How To Craft an Internship Resume That Get You Noticed
Your potential employer usually does not meet you until after seeing your documents. So it is not your voice, your suits or your clothes that make them feel attracted. It is the text and the image that counts. Your story, then, should be told in a friendly and professional way, right? Here some tips to make your internship resume the most coherent and presentable way possible.
1. Make Your Resume Easy to Scan for Important Information
As a matter of fact, recruiters often have to process a considerable amount of applications and they probably won’t have time to give your resume a thorough reading the first time. Instead, they will scan for important details like your work experience or skills that match what they are looking for. Scanning is more difficult if it is hard to read, poorly organized or exceeds two pages. Here are some suggestions for you to make your resume easier on the recruiters’ eyes:
- Use a logical format and wide margins, clean type and clear headings
- Selectively apply bold and italic typeface that help guide the reader’s eye
- Use bullets to call attention to important points (i.e. accomplishments)
Example of a neat resume. Photo: Pinterest
2. Utilize any Work Experience You Had
Let’s say you were a waitress at a local restaurant, that experience is not a waste! Include some of the skills you developed in that role using action words such as facilitated, led, managed, maintained, operated, recommended, etc. Here are some examples of those action words in one-line sentences:
Communicated with customers, managed inbound requests, and shared complaints with manager to help make improvements
Organized orders during busiest hours and responsible for serving approximately 30 patrons per morning shift
Managed cash register drawer of at least $400.00
Led and trained new waiters in protocol and etiquette
Many of the skills acquired from unrelated experiences are transferable. The key is to find ways to demonstrate your dedication, dependability, creativity, and work ethic with the right action words.
3. Identify Accomplishments not Just Job Descriptions
Even though you don’t have much working experience in your basket (that is exactly why you’re applying for an internship!), there are extra-curricular activities or school projects that can high-light your can-do attitude, teamwork or even the ability to yield desirable results. When describing any activities/part-time job/school project you did, make sure you:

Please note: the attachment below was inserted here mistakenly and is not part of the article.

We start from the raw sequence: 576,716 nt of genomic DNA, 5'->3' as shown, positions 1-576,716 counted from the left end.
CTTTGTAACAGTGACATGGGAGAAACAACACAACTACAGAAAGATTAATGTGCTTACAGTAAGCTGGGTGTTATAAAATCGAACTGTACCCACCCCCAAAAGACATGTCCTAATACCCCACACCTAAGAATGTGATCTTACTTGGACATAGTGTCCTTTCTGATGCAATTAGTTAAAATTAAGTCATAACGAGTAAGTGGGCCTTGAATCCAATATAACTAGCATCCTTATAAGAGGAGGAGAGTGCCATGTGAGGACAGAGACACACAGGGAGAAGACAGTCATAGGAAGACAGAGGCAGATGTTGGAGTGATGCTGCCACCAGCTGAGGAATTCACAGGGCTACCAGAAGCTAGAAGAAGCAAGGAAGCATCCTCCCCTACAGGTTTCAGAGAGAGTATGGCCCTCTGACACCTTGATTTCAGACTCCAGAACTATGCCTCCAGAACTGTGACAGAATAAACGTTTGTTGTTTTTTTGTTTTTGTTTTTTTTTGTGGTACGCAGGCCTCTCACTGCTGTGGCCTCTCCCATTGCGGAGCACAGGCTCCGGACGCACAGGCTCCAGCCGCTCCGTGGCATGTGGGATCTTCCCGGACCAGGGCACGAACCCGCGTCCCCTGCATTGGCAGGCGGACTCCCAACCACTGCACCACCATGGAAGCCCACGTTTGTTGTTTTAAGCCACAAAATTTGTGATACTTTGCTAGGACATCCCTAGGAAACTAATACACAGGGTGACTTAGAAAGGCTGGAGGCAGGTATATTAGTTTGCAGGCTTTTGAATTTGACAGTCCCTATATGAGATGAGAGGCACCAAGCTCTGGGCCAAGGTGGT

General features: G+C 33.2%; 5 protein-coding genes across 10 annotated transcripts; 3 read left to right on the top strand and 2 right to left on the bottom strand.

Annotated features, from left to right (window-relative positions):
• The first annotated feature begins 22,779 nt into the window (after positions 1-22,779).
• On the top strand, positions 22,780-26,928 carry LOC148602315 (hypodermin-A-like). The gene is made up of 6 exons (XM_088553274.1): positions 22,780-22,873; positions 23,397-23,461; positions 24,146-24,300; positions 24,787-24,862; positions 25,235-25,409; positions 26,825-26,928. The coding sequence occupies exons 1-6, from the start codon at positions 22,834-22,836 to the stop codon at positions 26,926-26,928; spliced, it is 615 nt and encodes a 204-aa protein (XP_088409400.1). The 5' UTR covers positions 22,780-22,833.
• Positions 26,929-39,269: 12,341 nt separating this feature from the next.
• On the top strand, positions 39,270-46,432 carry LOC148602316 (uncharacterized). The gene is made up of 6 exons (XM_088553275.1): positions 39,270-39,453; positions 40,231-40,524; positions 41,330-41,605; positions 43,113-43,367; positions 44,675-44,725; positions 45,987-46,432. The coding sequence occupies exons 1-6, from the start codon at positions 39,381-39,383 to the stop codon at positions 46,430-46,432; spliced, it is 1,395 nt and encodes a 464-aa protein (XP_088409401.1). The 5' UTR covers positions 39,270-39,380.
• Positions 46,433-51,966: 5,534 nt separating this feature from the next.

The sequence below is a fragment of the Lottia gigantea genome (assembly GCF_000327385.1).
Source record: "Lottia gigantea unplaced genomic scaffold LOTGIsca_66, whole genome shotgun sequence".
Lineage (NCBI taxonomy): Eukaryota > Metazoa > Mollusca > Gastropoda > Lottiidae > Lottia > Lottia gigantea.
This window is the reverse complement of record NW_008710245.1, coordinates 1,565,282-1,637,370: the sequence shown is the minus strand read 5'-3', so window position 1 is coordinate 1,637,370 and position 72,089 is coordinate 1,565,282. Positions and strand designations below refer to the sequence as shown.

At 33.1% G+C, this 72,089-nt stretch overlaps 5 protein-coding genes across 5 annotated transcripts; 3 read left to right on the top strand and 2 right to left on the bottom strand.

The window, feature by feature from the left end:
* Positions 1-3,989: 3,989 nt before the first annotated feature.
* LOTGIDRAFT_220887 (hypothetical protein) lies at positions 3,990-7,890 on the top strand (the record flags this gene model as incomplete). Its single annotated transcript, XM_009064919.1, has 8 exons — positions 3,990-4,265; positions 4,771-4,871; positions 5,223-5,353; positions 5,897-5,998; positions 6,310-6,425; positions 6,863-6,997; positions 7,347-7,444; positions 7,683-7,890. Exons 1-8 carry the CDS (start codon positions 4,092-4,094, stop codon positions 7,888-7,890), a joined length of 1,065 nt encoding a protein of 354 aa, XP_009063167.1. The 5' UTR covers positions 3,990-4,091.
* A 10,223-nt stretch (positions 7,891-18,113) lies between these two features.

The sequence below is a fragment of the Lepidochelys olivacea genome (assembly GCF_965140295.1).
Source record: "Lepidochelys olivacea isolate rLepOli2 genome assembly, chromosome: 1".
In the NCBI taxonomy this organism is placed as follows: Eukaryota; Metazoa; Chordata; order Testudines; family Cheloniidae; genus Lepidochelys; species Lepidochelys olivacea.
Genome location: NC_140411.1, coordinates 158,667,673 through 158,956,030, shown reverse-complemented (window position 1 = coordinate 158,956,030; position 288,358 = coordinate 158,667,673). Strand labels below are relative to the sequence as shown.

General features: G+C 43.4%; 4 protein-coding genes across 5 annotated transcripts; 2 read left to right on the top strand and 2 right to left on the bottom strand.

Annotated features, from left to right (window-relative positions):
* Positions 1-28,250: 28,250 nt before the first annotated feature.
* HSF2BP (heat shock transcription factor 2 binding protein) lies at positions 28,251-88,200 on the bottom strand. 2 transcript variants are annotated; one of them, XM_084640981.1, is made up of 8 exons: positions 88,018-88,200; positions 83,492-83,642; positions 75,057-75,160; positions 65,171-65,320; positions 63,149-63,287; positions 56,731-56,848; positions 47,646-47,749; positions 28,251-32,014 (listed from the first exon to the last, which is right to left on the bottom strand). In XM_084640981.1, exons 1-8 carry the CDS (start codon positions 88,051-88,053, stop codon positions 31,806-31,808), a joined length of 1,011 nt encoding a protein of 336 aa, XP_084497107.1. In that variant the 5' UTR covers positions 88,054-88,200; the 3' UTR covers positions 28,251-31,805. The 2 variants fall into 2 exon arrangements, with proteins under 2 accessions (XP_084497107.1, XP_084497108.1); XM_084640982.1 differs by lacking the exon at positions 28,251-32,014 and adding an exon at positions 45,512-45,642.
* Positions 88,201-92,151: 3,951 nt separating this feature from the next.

- Focus on what you did, NOT what your work was
- List the results of your work or your accomplishment (for example: your team was able to raise $2000 for the Plant a Tree project that you organized with two other students)
- Accomplishments should be unique to you, what you got out of the experience, what have you learnt afterwards.
- Avoid using the generic verbs and be specific when describing what you did
4. List Relevant Courses You Have Taken
If you took an Advanced Web Development course and you are applying for a programming internship, make sure you include this in your resume! Employers want to see what classroom experience and software knowledge you can bring to the intern position. Or if you entered a competition in class/school where you designed posters for a promotion campaign, put it in as well. This demonstrates team-working skills, actual experience and relatability. Companies are seeking interns with fresh insight so don’t hide what you’ve learned.
5. Replace your Objective with a “Career Summary”
A Career Summary is designed to give a brief overview of who you are and what you do. Most Objectives sound similar: Seeking a challenging, interesting position in X where I can use my skills of X, Y, and Z to contribute to the bottom line. You can instead grab the attention of the recruiter by stating your desired overall plan for a career. This will allow the employer to see if the internship can fit into your future plan or what skills they can offer you.
Now that you are clear of what you should do when crafting a resume for your internship, let’s try putting all of this together and make your resume invincible to any recruiter. Good Luck!
Find the article useful? Follow us here for tips on how to conquer an internship/study abroad program in Vietnam.
Or visit our Reviews page for more sharing from alumni about their internship in Vietnam!
- Things to Prepare Before an Internship in Vietnam P.1
- Instagram’s Vietnamese Food Adventure
- Vietnamese Food Listed as World’s Best Dishes by CNN
- Ways to Tackle Culture Shock while Study or Intern abroad
- Intern Talk – First Impressions, Nursing Internship in Vietnam by Niki Pham